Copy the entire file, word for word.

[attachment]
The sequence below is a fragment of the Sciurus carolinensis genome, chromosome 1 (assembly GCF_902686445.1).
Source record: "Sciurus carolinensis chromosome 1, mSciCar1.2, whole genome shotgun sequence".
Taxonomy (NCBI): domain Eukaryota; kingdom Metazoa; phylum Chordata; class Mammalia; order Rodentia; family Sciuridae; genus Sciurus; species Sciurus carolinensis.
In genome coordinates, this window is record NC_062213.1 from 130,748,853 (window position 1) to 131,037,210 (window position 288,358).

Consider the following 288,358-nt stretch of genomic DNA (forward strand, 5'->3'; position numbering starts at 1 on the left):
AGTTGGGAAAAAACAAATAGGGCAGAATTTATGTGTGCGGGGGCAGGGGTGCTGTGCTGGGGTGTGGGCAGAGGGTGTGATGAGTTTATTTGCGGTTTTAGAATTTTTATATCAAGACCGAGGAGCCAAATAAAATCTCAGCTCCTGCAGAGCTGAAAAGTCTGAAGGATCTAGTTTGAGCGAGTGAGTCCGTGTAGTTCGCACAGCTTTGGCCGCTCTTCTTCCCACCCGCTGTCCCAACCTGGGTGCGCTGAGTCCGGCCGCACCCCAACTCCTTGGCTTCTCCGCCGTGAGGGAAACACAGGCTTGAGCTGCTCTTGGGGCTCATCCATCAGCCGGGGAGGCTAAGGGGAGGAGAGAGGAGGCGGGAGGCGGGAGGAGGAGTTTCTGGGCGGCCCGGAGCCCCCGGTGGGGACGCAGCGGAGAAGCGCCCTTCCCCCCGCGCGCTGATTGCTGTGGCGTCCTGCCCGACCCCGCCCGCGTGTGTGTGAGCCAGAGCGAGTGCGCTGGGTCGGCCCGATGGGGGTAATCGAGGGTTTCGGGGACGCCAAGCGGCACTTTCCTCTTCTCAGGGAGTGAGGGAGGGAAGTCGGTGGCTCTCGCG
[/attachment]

The sequence below is a fragment of the Sciurus carolinensis genome, chromosome 1 (assembly GCF_902686445.1).
Source record: "Sciurus carolinensis chromosome 1, mSciCar1.2, whole genome shotgun sequence".
Taxonomy (NCBI): domain Eukaryota; kingdom Metazoa; phylum Chordata; class Mammalia; order Rodentia; family Sciuridae; genus Sciurus; species Sciurus carolinensis.
In genome coordinates, this window is record NC_062213.1 from 130,748,853 (window position 1) to 131,037,210 (window position 288,358).

Consider the following 288,358-nt stretch of genomic DNA (forward strand, 5'->3'; position numbering starts at 1 on the left):
AGTTGGGAAAAAACAAATAGGGCAGAATTTATGTGTGCGGGGGCAGGGGTGCTGTGCTGGGGTGTGGGCAGAGGGTGTGATGAGTTTATTTGCGGTTTTAGAATTTTTATATCAAGACCGAGGAGCCAAATAAAATCTCAGCTCCTGCAGAGCTGAAAAGTCTGAAGGATCTAGTTTGAGCGAGTGAGTCCGTGTAGTTCGCACAGCTTTGGCCGCTCTTCTTCCCACCCGCTGTCCCAACCTGGGTGCGCTGAGTCCGGCCGCACCCCAACTCCTTGGCTTCTCCGCCGTGAGGGAAACACAGGCTTGAGCTGCTCTTGGGGCTCATCCATCAGCCGGGGAGGCTAAGGGGAGGAGAGAGGAGGCGGGAGGCGGGAGGAGGAGTTTCTGGGCGGCCCGGAGCCCCCGGTGGGGACGCAGCGGAGAAGCGCCCTTCCCCCCGCGCGCTGATTGCTGTGGCGTCCTGCCCGACCCCGCCCGCGTGTGTGTGAGCCAGAGCGAGTGCGCTGGGTCGGCCCGATGGGGGTAATCGAGGGTTTCGGGGACGCCAAGCGGCACTTTCCTCTTCTCAGGGAGTGAGGGAGGGAAGTCGGTGGCTCTCGCG